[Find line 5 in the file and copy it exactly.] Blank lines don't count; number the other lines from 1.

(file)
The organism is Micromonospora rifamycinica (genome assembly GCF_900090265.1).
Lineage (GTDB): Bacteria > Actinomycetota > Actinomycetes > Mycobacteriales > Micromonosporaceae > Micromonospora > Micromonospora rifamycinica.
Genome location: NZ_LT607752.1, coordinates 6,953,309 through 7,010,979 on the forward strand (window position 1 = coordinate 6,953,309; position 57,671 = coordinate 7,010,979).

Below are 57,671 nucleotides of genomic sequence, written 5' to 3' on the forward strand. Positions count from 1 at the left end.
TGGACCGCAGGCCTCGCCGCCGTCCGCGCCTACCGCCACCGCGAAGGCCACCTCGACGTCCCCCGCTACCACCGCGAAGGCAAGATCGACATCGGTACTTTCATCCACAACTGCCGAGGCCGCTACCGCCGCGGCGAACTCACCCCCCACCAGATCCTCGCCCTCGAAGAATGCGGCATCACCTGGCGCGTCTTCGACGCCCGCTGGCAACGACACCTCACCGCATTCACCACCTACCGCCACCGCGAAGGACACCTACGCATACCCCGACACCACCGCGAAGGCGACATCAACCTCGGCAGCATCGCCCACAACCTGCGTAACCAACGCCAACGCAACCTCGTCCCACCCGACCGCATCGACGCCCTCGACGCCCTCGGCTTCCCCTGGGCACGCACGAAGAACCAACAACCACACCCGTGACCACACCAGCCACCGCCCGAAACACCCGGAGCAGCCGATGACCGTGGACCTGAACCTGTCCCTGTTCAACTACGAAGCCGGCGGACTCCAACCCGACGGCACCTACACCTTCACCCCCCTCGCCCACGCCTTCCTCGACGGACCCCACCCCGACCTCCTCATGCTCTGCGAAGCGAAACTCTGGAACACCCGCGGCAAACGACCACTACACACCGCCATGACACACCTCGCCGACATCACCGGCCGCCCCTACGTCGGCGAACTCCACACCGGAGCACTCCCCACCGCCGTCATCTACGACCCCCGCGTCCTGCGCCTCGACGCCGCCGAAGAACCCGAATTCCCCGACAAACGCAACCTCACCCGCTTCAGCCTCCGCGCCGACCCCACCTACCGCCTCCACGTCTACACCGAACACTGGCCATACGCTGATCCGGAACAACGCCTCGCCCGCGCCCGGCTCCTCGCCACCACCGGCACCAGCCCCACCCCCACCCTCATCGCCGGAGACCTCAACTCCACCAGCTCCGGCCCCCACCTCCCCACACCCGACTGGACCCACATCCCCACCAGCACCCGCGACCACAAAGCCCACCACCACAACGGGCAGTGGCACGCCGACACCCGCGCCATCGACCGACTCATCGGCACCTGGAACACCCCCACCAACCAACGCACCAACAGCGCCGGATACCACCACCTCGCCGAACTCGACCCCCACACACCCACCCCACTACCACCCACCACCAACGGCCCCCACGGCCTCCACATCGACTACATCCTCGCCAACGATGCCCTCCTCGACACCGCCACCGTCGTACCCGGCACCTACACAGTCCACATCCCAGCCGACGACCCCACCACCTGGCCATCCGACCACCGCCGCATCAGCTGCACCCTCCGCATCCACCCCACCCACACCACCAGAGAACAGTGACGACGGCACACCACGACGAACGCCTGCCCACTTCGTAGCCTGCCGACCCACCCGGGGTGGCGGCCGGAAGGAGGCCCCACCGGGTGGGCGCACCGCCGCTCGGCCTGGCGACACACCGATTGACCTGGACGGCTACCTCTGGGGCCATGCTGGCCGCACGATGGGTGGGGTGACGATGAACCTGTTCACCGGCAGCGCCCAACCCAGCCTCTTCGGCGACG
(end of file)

TGGACCGCAGGCCTCGCCGCCGTCCGCGCCTACCGCCACCGCGAAGGCCACCTCGACGTCCCCCGCTACCACCGCGAAGGCAAGATCGACATCGGTACTTTCATCCACAACTGCCGAGGCCGCTACCGCCGCGGCGAACTCACCCCCCACCAGATCCTCGCCCTCGAAGAATGCGGCATCACCTGGCGCGTCTTCGACGCCCGCTGGCAACGACACCTCACCGCATTCACCACCTACCGCCACCGCGAAGGACACCTACGCATACCCCGACACCACCGCGAAGGCGACATCAACCTCGGCAGCATCGCCCACAACCTGCGTAACCAACGCCAACGCAACCTCGTCCCACCCGACCGCATCGACGCCCTCGACGCCCTCGGCTTCCCCTGGGCACGCACGAAGAACCAACAACCACACCCGTGACCACACCAGCCACCGCCCGAAACACCCGGAGCAGCCGATGACCGTGGACCTGAACCTGTCCCTGTTCAACTACGAAGCCGGCGGACTCCAACCCGACGGCACCTACACCTTCACCCCCCTCGCCCACGCCTTCCTCGACGGACCCCACCCCGACCTCCTCATGCTCTGCGAAGCGAAACTCTGGAACACCCGCGGCAAACGACCACTACACACCGCCATGACACACCTCGCCGACATCACCGGCCGCCCCTACGTCGGCGAACTCCACACCGGAGCACTCCCCACCGCCGTCATCTACGACCCCCGCGTCCTGCGCCTCGACGCCGCCGAAGAACCCGAATTCCCCGACAAACGCAACCTCACCCGCTTCAGCCTCCGCGCCGACCCCACCTACCGCCTCCACGTCTACACCGAACACTGGCCATACGCTGATCCGGAACAACGCCTCGCCCGCGCCCGGCTCCTCGCCACCACCGGCACCAGCCCCACCCCCACCCTCATCGCCGGAGACCTCAACTCCACCAGCTCCGGCCCCCACCTCCCCACACCCGACTGGACCCACATCCCCACCAGCACCCGCGACCACAAAGCCCACCACCACAACGGGCAGTGGCACGCCGACACCCGCGCCATCGACCGACTCATCGGCACCTGGAACACCCCCACCAACCAACGCACCAACAGCGCCGGATACCACCACCTCGCCGAACTCGACCCCCACACACCCACCCCACTACCACCCACCACCAACGGCCCCCACGGCCTCCACATCGACTACATCCTCGCCAACGATGCCCTCCTCGACACCGCCACCGTCGTACCCGGCACCTACACAGTCCACATCCCAGCCGACGACCCCACCACCTGGCCATCCGACCACCGCCGCATCAGCTGCACCCTCCGCATCCACCCCACCCACACCACCAGAGAACAGTGACGACGGCACACCACGACGAACGCCTGCCCACTTCGTAGCCTGCCGACCCACCCGGGGTGGCGGCCGGAAGGAGGCCCCACCGGGTGGGCGCACCGCCGCTCGGCCTGGCGACACACCGATTGACCTGGACGGCTACCTCTGGGGCCATGCTGGCCGCACGATGGGTGGGGTGACGATGAACCTGTTCACCGGCAGCGCCCAACCCAGCCTCTTCGGCGACG